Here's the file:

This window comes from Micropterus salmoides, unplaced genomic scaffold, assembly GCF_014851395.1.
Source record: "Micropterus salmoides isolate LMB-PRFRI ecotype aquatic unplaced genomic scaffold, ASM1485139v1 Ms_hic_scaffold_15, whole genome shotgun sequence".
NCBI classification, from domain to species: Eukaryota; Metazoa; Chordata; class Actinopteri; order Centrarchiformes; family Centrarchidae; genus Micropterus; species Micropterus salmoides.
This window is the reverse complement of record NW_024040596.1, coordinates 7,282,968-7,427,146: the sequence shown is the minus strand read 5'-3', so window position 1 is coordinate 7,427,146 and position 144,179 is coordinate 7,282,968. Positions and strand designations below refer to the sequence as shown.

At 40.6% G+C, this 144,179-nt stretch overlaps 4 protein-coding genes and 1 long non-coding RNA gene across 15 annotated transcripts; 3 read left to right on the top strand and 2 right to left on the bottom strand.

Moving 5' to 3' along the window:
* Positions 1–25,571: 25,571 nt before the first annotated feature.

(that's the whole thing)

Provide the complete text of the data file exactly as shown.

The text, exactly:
This window comes from Micropterus salmoides, unplaced genomic scaffold, assembly GCF_014851395.1.
Source record: "Micropterus salmoides isolate LMB-PRFRI ecotype aquatic unplaced genomic scaffold, ASM1485139v1 Ms_hic_scaffold_15, whole genome shotgun sequence".
NCBI classification, from domain to species: Eukaryota; Metazoa; Chordata; class Actinopteri; order Centrarchiformes; family Centrarchidae; genus Micropterus; species Micropterus salmoides.
This window is the reverse complement of record NW_024040596.1, coordinates 7,282,968-7,427,146: the sequence shown is the minus strand read 5'-3', so window position 1 is coordinate 7,427,146 and position 144,179 is coordinate 7,282,968. Positions and strand designations below refer to the sequence as shown.

At 40.6% G+C, this 144,179-nt stretch overlaps 4 protein-coding genes and 1 long non-coding RNA gene across 15 annotated transcripts; 3 read left to right on the top strand and 2 right to left on the bottom strand.

Moving 5' to 3' along the window:
* Positions 1–25,571: 25,571 nt before the first annotated feature.